The Sea Around Us, written by one of America’s greatest science writers, was intended for a general audience, but it is accessible to children as well as adults. Carson earned a master’s degree in marine zoology from The Johns Hopkins University and worked for many years for the U.S. Fish and Wildlife Service. She also loved poetry and writing, and this love shows up in her science books in her clear language and a style that makes the reader understand easily and want to learn more. Carson’s writing conveys a respect for the reader as well as an affection for the subject matter. Young readers will not feel as if she is talking down to them and instead will find Carson’s historical and scientific explanations easy to follow.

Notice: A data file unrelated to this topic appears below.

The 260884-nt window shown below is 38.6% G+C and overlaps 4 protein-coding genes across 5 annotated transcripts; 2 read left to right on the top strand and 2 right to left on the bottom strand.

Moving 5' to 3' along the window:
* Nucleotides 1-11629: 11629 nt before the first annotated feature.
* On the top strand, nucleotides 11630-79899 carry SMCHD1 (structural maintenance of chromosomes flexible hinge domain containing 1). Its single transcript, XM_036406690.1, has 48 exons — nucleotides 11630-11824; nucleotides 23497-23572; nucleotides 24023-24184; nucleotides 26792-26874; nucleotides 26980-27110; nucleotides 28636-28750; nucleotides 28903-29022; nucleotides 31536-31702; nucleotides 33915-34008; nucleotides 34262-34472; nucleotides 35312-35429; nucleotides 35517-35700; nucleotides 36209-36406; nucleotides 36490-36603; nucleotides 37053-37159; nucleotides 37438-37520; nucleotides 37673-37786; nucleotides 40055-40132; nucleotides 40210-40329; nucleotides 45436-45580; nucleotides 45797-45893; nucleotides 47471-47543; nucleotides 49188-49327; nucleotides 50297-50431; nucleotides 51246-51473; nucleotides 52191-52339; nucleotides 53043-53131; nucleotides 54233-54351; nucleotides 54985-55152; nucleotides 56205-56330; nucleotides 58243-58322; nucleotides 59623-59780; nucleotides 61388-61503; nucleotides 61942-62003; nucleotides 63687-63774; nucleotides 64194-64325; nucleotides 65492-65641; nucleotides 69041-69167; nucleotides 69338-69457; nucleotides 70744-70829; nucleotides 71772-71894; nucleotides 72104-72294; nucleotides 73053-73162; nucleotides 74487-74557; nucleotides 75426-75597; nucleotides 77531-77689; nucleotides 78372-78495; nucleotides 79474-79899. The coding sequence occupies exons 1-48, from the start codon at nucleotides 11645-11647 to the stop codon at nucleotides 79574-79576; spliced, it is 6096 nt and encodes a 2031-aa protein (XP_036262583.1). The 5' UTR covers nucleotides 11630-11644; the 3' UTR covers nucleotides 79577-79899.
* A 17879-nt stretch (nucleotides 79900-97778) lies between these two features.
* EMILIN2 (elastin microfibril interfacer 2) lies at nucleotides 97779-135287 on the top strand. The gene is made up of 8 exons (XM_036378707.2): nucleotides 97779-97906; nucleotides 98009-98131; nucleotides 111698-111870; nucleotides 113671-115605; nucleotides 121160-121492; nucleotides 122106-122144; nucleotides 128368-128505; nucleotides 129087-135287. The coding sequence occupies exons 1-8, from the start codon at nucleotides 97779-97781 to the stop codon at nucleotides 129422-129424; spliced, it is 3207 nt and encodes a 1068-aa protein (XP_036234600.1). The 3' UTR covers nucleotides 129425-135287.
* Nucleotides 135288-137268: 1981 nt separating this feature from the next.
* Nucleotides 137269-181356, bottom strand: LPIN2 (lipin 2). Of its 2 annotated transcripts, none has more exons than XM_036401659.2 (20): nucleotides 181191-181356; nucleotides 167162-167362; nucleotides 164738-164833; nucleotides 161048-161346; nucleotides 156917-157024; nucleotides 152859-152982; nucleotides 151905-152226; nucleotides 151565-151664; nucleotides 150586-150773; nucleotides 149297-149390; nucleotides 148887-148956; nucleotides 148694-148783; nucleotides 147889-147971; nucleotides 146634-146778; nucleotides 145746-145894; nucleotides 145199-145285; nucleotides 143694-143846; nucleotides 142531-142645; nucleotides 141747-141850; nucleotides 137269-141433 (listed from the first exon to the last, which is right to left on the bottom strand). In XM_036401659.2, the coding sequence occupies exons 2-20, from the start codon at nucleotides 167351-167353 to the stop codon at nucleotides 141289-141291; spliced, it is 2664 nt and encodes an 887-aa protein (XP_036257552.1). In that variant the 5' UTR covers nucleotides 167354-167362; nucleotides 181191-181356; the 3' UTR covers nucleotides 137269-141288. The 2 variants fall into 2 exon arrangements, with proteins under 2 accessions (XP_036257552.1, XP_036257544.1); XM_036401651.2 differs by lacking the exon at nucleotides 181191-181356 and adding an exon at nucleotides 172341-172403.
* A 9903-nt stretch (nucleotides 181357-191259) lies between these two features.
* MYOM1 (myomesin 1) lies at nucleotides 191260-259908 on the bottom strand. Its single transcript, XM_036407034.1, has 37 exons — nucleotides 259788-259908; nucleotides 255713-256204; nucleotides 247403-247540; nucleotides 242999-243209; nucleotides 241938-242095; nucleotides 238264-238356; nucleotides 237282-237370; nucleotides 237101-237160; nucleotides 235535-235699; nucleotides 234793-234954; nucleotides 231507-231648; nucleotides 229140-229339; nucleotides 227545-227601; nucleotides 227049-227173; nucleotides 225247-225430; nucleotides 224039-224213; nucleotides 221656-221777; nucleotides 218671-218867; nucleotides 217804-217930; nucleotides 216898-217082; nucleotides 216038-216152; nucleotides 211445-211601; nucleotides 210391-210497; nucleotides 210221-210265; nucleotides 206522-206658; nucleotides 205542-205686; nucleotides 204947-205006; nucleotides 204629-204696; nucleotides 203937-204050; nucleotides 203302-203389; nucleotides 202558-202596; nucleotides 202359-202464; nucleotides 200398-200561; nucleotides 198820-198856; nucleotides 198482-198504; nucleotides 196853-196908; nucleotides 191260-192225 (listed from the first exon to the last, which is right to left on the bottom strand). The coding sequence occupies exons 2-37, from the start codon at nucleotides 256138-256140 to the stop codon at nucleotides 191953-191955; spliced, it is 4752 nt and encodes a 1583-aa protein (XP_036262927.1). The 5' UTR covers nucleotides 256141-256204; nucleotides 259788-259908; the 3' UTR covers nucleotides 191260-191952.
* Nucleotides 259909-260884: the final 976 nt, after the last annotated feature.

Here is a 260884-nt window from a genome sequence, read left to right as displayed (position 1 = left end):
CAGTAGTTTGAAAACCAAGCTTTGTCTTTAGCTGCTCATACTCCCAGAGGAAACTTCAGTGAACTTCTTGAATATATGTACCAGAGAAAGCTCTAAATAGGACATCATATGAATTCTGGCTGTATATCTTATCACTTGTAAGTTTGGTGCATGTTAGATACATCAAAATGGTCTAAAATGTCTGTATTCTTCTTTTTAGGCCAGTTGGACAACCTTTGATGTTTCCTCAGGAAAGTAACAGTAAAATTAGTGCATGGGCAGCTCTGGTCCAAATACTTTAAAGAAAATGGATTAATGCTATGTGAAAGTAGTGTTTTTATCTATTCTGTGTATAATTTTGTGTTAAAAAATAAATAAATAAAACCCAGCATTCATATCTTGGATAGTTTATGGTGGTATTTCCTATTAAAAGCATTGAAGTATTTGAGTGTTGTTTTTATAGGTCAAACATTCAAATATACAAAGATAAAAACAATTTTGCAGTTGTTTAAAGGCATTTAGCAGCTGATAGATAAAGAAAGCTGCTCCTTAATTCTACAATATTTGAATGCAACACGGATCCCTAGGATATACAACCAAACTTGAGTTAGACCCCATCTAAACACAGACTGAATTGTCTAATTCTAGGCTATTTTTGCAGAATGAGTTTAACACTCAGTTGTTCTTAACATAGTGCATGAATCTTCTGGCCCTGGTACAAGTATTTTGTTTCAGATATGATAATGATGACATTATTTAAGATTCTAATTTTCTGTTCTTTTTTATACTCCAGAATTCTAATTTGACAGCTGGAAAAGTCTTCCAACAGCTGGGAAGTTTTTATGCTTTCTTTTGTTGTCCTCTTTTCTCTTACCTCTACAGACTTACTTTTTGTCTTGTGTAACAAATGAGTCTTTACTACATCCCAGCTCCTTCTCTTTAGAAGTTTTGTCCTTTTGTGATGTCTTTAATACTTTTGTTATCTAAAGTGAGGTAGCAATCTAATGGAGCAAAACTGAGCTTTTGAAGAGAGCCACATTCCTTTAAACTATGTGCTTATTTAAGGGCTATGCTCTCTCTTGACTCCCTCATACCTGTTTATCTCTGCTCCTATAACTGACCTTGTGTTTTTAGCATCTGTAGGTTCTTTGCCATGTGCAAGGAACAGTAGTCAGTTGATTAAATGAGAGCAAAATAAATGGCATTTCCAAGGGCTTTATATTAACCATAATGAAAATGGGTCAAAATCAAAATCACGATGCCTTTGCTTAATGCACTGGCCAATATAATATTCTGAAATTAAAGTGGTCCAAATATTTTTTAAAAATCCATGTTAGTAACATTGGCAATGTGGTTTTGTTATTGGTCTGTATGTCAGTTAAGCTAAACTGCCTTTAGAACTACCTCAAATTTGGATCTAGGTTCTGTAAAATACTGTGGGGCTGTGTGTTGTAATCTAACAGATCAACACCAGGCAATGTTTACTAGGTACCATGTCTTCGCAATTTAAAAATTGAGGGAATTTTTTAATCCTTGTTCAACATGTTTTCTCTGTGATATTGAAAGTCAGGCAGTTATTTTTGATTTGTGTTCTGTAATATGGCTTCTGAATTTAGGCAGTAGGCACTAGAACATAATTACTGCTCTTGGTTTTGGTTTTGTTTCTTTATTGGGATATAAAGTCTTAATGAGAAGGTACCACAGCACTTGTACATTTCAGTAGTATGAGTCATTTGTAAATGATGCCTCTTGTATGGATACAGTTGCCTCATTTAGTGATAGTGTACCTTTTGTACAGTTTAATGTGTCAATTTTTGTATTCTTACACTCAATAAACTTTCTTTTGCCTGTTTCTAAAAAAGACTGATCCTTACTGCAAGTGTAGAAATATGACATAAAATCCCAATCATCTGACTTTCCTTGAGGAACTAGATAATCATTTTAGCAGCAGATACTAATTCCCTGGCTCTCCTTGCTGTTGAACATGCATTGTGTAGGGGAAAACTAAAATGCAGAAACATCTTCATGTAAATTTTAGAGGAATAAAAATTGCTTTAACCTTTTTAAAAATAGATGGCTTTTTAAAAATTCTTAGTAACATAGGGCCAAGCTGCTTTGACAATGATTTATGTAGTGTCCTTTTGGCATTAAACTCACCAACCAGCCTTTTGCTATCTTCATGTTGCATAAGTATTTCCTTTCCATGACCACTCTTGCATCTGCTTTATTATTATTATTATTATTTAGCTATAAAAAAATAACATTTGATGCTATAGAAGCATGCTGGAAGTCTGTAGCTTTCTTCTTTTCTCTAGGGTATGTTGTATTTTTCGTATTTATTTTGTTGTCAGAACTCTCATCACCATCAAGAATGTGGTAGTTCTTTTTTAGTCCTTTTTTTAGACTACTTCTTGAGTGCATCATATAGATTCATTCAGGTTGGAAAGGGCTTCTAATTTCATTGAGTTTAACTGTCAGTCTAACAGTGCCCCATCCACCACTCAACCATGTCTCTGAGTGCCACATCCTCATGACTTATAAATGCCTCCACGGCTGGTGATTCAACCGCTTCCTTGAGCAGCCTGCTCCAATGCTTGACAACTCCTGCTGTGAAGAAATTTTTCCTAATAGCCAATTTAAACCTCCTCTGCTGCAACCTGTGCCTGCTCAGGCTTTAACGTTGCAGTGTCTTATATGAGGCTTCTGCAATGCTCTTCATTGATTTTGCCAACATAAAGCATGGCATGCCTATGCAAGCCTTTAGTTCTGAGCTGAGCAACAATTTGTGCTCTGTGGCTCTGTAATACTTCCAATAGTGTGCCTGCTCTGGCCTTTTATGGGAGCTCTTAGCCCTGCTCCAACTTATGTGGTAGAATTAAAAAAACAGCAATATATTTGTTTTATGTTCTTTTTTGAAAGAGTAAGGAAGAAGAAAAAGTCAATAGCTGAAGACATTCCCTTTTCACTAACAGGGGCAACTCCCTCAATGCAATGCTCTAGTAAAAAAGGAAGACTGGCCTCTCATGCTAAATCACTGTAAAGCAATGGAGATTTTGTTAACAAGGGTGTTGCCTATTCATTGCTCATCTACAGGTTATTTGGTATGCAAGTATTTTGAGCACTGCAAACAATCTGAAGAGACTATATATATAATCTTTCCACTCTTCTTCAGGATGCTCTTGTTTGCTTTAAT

The Sea Around Us not only informs the reader about the history of the ocean and the variety and complexity of life within it but also makes the reader aware of connections between human beings and the ocean and especially of the dangers of upsetting the ecological balance of oceanic life. In the chapter on islands, for example, Carson explains how human interference with the unique flora and fauna of oceanic islands, such as the Hawaiian Islands, has resulted in the extinction of many species, whose loss she laments.
In her introduction to the revised edition of The Sea Around Us in 1961, Carson also discusses advances in oceanography in the intervening ten years and expresses her growing concern over human threats to the balance of life in the sea, particularly the dangers of nuclear testing in the ocean. This awareness of an endangered ecological balance became the theme of Carson’s most influential work, Silent Spring (1962).